All About Form W-3, And What It’s Used For

Working on your Form W-3? We’ll help you understand what it is, when to file it, and how to fill it out

Almost everyone has heard of Form W-2, the tax form employers send to their employees to help them file annual tax returns. But for business owners with employees, form W-3 is just as important.

The W-3, or “Transmittal of Wage and Tax Statements,” is the form employers use to report employee wages and tax withholdings to the Social Security Administration (SSA), and it’s filed annually. Part of what makes the W-3 unique is that each employer only has to file one form, as it combines the wage and tax information for all of your employees. You do not have to produce an individual form for each employee, and you do not send the employees a copy.

However, if you own multiple businesses or employ people in more than one type of setting, you should file separate W-3 forms that summarize all of the W-2 forms in each setting.

For example, Darden Restaurants is a restaurant corporation that oversees several different restaurant brands, including the Olive Garden, Longhorn Steakhouse, and a few others. They would file separate W-3 forms for each of those establishments. But for the most part, small and medium sized businesses will only have to file one W-3 form.

Moreover, you only have to file the W-3 if you are sending paper copies of your employee W-2 forms to SSA. If you file the W-2 forms electronically, you do not have to file form W-3.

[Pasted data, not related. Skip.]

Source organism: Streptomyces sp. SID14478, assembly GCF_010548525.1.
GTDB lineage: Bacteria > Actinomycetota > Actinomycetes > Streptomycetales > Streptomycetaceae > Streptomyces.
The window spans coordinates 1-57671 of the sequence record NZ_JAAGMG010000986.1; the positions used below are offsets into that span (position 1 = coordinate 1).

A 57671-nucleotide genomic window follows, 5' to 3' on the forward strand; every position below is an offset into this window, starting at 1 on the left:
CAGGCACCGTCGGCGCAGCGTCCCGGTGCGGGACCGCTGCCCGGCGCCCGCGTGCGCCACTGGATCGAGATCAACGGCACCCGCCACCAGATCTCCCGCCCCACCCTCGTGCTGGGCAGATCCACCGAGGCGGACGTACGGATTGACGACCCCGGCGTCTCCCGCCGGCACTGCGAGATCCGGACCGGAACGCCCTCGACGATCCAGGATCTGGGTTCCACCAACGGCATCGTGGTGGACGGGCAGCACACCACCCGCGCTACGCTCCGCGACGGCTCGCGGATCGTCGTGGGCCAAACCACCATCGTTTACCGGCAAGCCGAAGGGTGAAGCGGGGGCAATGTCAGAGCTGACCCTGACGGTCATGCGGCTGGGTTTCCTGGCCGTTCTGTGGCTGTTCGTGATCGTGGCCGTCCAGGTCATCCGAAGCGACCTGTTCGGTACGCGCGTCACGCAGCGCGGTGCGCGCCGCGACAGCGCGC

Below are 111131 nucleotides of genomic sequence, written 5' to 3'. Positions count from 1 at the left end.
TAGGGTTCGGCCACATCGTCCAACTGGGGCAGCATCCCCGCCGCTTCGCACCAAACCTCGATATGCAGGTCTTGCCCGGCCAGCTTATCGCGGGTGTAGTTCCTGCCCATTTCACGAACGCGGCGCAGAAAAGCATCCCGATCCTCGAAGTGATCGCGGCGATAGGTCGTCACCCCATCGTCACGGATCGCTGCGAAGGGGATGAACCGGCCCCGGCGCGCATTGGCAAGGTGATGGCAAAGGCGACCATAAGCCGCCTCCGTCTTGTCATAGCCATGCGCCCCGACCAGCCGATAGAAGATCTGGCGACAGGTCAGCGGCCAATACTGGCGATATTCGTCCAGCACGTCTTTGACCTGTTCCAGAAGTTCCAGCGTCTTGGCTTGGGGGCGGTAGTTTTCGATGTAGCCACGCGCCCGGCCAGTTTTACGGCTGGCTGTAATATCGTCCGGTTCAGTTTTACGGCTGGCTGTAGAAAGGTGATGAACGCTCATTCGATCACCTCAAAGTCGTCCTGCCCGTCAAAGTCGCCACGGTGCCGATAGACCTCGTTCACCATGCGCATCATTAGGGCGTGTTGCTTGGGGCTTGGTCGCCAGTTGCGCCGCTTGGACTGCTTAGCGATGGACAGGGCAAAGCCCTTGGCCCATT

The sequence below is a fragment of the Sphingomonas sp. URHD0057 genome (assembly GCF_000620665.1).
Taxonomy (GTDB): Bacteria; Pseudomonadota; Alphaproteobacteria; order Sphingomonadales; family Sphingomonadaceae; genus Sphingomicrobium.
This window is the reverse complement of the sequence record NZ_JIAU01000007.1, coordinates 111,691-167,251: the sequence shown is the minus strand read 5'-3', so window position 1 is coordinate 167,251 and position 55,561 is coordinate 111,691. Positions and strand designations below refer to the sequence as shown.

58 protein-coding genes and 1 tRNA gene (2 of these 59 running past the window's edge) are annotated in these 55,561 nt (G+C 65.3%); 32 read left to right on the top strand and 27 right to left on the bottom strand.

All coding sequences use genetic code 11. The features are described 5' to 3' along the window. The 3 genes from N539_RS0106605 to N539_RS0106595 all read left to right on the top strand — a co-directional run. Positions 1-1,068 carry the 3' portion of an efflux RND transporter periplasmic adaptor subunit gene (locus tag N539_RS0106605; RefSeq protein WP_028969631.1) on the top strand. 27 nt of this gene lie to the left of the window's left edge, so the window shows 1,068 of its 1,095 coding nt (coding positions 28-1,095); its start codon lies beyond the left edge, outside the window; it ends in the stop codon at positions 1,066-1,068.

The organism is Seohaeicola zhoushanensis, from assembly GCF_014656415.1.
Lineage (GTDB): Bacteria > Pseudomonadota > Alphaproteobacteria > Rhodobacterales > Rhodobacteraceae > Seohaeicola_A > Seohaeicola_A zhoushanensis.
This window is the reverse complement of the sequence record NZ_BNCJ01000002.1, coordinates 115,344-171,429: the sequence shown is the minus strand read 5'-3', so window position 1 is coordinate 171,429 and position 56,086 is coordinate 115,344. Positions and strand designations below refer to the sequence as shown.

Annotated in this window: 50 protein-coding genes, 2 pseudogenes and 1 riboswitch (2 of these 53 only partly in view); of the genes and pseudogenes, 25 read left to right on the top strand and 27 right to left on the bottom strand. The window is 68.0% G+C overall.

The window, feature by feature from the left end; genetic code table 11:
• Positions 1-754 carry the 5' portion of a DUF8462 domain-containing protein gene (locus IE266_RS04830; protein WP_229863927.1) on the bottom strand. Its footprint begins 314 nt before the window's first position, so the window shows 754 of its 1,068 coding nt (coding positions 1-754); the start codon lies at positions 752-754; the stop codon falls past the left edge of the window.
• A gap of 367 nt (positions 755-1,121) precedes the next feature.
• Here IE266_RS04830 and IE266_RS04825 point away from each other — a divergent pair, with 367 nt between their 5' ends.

It looks like this:

W3 Form

How to fill out the W-3

Before you begin filling out form W-3, gather all of your completed employee W-2 forms. On the W-3, you will be reporting the sum of all the information you reported on form W-2.

The instructions for form W-3 are very similar to the W-2 instructions, and they’re pretty simple.

As you look at the form, you’ll see lettered and numbered boxes. First, let’s take a look at boxes A through H, which all apply to you, the employer.

  • Box A is optional. If you wish, you can use it to assign a control number for numbering the entire submittal. (This W-3 plus all of your W-2 forms.)
  • Box B has two parts: kind of payer and kind of employer.
    • In the first section of Box B, you check off the appropriate box according to the type of payer you are. You can identify the appropriate box by looking for the name of the form you use to report your employees’ quarterly earnings to the IRS. So if you own a business that uses form 941, check the 941 box. In fact, most employers will check 941, with a few exceptions.
    • The kind of employer section is pretty self-explanatory. If you run a non-profit or manage a government agency, check one of those boxes. If not, check “none apply.”
  • Box C: Here you write the total number of W-2 forms you are submitting.
  • Box D: This box applies to businesses with more than one establishment under the same entity. Be sure the number you enter is the same as the number you entered on your W-2 forms.
  • Box E: This box is for your employer identification number (EIN).
  • Box F: The name of your organization.
  • Box G: Your business address.